DAP: What did the Supreme Court really say? Part 2
(Article Published in the Rappler, Jul 22,2014)
Understand better the 3 acts declared 'unconstitutional' and an act as 'void' in the Supreme Court ruling over the controversial DAP
What is meant by "unconstitutional?" The prefix "un" means contrary to; thus, the term "unconstitutional" means contrary to or violative of the Constitution. (Read:DAP: What did the Supreme Court really say? Part 1)
The specific Disbursement Acceleration Program (DAP) acts and practices that were ruled "UNCONSTITUTIONAL" are:
* the withdrawal of unobligated allotments from the implementing agencies, and the declaration of the withdrawn unobligated allotments and unreleased appropriations as savings prior to the end of the fiscal year AND (all caps mine) without complying with the statutory definition of savings contained in the General Appropriations Acts (GAA);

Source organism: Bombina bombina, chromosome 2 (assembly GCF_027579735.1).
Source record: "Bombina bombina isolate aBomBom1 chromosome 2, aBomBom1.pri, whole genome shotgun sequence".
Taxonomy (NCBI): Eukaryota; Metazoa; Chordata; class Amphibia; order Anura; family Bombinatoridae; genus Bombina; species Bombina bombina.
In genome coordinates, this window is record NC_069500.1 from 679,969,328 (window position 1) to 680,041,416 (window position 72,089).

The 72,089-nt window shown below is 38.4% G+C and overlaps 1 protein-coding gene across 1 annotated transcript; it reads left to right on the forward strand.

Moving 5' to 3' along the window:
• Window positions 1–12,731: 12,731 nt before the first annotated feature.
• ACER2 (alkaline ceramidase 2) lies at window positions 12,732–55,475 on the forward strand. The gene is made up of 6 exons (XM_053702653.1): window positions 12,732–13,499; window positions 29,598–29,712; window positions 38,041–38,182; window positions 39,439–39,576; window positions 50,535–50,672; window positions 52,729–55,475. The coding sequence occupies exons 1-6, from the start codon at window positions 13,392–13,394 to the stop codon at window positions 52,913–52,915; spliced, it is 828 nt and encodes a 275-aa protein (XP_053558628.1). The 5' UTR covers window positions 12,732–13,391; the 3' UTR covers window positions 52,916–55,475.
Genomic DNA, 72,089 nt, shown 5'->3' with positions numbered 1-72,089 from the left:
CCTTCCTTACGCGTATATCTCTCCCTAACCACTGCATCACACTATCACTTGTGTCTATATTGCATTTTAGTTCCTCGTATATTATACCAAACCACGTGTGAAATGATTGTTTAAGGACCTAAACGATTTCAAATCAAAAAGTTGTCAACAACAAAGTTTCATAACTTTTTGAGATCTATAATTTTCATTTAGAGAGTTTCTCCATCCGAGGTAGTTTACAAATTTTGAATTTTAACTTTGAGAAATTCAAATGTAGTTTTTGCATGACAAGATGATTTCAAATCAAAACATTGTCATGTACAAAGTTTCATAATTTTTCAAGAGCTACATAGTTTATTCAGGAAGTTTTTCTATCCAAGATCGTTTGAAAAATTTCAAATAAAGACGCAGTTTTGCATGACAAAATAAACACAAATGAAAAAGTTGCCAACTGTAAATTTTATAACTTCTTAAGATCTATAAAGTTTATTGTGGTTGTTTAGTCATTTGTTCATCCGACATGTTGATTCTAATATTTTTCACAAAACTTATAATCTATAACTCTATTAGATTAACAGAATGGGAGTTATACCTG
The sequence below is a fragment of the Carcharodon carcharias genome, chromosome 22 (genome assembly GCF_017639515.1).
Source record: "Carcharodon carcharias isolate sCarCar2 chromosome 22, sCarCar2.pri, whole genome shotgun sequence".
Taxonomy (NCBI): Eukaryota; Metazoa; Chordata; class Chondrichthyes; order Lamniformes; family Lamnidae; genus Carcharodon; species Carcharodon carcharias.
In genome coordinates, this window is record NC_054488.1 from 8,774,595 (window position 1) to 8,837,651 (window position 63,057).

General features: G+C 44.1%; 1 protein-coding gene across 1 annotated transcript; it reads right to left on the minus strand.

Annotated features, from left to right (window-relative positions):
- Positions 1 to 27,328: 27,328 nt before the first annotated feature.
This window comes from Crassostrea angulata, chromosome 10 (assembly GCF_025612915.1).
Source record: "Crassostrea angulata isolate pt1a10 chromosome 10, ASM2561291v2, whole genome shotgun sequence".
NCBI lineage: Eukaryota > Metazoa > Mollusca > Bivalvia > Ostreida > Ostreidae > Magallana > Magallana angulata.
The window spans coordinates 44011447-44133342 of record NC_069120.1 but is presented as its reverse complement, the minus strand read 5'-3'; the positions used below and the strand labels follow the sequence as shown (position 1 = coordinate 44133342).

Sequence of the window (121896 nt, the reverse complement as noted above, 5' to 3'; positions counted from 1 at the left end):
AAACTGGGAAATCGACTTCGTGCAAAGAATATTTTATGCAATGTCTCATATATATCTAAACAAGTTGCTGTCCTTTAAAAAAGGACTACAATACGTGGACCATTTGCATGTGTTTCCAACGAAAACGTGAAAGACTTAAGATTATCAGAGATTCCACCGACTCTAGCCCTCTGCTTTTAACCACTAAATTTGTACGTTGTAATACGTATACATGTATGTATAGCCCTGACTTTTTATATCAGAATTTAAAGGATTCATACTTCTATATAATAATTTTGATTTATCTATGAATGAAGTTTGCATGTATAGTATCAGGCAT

* the cross-border transfers of the savings of the Executive to augment the appropriations of other offices outside the Executive; and
* the funding of projects, activities, and programs that were not covered by any appropriation in the GAA
Which provisions of the 1987 Constitution – the longest Constitution our country ever had – were considered by the Supreme Court to have been contravened by these acts and practices?
The DAP was said to have violated two provisions (or sections) in the Constitution's text and one doctrine, i.e. a principle of democratic government that is considered to be embedded in and suffuse the provisions of the text.